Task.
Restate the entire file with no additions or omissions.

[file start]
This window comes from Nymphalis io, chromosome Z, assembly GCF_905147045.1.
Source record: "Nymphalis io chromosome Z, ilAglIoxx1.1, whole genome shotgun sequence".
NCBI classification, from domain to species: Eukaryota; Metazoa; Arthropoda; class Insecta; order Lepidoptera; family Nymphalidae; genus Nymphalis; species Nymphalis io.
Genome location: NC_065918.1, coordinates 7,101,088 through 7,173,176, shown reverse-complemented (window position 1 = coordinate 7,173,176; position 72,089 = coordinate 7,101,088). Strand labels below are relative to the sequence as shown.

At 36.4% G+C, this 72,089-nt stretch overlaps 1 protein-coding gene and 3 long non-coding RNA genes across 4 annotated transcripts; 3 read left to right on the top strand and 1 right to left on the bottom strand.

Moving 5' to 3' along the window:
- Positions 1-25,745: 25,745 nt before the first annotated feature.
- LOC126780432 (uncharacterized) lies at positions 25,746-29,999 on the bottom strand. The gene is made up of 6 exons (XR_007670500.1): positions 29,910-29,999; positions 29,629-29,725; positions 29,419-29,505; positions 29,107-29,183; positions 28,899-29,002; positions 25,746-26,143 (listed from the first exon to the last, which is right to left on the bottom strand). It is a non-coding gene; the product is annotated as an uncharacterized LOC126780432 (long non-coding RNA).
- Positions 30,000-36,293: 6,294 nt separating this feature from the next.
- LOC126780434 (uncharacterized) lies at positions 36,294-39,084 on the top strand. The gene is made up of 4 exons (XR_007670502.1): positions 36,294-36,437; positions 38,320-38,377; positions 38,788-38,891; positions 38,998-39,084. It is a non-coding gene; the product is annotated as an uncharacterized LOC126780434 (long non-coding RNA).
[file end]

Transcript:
This window comes from Nymphalis io, chromosome Z, assembly GCF_905147045.1.
Source record: "Nymphalis io chromosome Z, ilAglIoxx1.1, whole genome shotgun sequence".
NCBI classification, from domain to species: Eukaryota; Metazoa; Arthropoda; class Insecta; order Lepidoptera; family Nymphalidae; genus Nymphalis; species Nymphalis io.
Genome location: NC_065918.1, coordinates 7,101,088 through 7,173,176, shown reverse-complemented (window position 1 = coordinate 7,173,176; position 72,089 = coordinate 7,101,088). Strand labels below are relative to the sequence as shown.

At 36.4% G+C, this 72,089-nt stretch overlaps 1 protein-coding gene and 3 long non-coding RNA genes across 4 annotated transcripts; 3 read left to right on the top strand and 1 right to left on the bottom strand.

Moving 5' to 3' along the window:
- Positions 1-25,745: 25,745 nt before the first annotated feature.
- LOC126780432 (uncharacterized) lies at positions 25,746-29,999 on the bottom strand. The gene is made up of 6 exons (XR_007670500.1): positions 29,910-29,999; positions 29,629-29,725; positions 29,419-29,505; positions 29,107-29,183; positions 28,899-29,002; positions 25,746-26,143 (listed from the first exon to the last, which is right to left on the bottom strand). It is a non-coding gene; the product is annotated as an uncharacterized LOC126780432 (long non-coding RNA).
- Positions 30,000-36,293: 6,294 nt separating this feature from the next.
- LOC126780434 (uncharacterized) lies at positions 36,294-39,084 on the top strand. The gene is made up of 4 exons (XR_007670502.1): positions 36,294-36,437; positions 38,320-38,377; positions 38,788-38,891; positions 38,998-39,084. It is a non-coding gene; the product is annotated as an uncharacterized LOC126780434 (long non-coding RNA).